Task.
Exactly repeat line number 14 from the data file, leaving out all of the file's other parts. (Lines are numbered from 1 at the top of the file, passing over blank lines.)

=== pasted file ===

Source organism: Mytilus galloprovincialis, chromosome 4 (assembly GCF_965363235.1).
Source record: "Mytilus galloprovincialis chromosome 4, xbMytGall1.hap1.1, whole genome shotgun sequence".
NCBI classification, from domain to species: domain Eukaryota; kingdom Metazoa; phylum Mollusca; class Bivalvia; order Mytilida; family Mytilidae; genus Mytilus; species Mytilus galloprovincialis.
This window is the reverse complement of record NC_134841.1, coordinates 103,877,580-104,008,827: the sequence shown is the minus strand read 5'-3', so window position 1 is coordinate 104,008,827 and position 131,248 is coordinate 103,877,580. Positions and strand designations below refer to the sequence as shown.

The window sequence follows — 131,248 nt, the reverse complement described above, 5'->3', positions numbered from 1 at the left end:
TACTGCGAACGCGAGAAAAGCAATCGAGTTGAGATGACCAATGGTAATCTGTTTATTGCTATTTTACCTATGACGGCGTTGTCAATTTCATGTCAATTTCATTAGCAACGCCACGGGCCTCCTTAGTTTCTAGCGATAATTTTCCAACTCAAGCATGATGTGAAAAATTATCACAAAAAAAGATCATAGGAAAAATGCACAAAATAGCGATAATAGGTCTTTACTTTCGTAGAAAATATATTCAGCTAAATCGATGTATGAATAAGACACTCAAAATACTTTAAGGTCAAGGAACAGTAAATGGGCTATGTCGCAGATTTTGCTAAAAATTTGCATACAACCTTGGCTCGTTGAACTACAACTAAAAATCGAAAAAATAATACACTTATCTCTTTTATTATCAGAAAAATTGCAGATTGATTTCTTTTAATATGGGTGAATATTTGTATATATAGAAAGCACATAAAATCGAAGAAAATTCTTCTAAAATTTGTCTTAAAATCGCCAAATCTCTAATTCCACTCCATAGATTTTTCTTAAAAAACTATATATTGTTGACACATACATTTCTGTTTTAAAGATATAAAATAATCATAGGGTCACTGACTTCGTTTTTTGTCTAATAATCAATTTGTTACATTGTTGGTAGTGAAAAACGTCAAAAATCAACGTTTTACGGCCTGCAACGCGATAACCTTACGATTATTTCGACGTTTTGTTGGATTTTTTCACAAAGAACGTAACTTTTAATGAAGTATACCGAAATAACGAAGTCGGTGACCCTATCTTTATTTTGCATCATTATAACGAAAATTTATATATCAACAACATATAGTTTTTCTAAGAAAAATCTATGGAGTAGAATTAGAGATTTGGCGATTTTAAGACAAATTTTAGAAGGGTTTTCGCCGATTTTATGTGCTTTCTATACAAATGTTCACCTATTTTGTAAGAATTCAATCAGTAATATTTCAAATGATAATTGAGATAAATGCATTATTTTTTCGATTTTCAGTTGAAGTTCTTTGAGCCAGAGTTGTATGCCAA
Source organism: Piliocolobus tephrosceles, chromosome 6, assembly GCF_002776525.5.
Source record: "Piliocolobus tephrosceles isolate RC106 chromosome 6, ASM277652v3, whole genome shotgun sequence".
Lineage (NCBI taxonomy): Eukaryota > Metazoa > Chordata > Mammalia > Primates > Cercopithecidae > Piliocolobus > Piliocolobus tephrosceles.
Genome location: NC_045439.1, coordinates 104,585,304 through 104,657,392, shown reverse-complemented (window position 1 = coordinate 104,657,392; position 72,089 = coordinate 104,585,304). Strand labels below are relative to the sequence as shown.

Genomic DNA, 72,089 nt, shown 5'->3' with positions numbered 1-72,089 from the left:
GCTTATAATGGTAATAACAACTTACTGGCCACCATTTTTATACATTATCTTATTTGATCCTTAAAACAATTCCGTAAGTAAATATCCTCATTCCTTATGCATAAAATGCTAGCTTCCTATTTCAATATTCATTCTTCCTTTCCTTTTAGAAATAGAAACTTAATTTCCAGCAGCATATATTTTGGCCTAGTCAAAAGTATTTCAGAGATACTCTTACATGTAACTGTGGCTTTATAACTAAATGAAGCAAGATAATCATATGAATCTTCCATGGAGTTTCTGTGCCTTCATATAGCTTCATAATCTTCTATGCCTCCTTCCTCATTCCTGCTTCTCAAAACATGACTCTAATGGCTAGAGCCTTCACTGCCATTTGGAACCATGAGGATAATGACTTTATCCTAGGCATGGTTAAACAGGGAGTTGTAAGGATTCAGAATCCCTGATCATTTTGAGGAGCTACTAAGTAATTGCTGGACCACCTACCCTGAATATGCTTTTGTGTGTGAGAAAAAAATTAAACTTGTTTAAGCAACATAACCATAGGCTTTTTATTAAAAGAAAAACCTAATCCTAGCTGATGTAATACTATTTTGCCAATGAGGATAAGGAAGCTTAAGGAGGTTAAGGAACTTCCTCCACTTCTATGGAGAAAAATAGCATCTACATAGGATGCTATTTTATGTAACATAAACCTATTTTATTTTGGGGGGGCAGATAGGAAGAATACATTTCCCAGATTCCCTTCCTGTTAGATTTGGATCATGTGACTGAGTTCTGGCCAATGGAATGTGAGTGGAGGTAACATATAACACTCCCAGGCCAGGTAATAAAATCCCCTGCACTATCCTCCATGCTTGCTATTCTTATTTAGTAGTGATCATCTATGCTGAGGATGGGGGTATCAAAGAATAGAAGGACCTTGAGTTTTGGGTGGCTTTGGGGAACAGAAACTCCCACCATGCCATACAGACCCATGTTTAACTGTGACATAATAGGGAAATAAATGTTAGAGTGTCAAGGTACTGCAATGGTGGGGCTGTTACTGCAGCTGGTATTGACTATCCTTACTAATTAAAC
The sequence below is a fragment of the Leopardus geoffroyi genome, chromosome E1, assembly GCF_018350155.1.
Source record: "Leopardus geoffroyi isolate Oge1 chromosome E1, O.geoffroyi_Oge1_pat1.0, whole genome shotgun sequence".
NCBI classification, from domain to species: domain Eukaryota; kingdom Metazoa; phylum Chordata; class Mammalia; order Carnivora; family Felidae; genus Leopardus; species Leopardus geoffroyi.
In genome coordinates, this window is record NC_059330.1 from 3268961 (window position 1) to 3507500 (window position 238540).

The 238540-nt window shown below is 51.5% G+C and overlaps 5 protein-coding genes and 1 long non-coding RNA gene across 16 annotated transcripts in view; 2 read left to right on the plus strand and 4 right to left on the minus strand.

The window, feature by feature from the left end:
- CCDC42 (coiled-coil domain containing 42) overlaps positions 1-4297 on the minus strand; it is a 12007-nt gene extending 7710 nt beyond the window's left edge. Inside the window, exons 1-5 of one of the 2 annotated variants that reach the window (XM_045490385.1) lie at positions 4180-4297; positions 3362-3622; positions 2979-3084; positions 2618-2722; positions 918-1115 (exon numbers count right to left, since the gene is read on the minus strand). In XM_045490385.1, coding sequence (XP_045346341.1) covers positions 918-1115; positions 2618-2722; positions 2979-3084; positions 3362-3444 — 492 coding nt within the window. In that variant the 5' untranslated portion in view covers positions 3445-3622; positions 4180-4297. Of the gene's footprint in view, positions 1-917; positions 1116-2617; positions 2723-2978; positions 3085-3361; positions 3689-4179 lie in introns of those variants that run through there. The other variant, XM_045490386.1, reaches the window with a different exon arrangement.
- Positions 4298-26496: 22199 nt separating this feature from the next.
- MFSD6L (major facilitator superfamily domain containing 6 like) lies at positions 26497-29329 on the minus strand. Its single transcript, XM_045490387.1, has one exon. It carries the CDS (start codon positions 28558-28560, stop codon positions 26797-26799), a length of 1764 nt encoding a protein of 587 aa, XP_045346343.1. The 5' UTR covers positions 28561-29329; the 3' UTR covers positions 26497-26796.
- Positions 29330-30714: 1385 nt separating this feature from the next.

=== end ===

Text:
Source record: "Leopardus geoffroyi isolate Oge1 chromosome E1, O.geoffroyi_Oge1_pat1.0, whole genome shotgun sequence".